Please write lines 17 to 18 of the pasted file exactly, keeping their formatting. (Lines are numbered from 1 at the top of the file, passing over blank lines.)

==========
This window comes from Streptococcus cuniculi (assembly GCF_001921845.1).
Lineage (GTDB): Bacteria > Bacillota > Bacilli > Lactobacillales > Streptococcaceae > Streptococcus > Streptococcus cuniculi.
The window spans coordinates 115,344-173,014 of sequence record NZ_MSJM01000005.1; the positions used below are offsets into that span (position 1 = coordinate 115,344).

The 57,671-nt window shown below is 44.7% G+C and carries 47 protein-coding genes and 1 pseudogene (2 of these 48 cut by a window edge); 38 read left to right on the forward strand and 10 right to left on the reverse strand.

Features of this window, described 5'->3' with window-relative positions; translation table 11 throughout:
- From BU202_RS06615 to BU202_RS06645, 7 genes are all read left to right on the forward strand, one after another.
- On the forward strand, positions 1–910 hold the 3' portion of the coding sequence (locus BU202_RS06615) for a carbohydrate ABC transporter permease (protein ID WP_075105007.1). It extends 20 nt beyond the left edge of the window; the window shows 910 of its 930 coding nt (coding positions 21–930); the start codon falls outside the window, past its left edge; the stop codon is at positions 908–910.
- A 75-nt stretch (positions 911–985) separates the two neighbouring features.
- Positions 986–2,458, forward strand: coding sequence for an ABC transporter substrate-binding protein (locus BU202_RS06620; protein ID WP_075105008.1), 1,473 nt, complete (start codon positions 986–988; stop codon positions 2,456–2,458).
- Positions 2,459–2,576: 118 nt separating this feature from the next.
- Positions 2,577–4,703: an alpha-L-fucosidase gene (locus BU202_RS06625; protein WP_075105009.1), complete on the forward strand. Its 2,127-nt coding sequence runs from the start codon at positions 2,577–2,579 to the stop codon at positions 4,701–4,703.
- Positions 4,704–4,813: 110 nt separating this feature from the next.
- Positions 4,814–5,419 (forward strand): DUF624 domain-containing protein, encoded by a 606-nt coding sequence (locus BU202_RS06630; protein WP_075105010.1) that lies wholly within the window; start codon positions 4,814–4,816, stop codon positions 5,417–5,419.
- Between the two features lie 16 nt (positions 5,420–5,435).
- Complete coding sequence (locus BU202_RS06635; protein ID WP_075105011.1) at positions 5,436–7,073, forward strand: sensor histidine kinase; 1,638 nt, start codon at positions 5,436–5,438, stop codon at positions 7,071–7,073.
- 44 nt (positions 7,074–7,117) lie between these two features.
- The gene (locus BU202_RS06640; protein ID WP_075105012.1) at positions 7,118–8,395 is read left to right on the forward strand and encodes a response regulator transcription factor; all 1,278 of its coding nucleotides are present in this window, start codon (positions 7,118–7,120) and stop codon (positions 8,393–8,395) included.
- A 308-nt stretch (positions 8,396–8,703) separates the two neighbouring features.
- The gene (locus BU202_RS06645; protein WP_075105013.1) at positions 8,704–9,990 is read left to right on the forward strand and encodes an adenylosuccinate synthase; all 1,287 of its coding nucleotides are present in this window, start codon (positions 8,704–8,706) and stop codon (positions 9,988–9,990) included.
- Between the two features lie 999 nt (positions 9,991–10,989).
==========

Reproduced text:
- The gene (locus BU202_RS06640; protein ID WP_075105012.1) at positions 7,118–8,395 is read left to right on the forward strand and encodes a response regulator transcription factor; all 1,278 of its coding nucleotides are present in this window, start codon (positions 7,118–7,120) and stop codon (positions 8,393–8,395) included.
- A 308-nt stretch (positions 8,396–8,703) separates the two neighbouring features.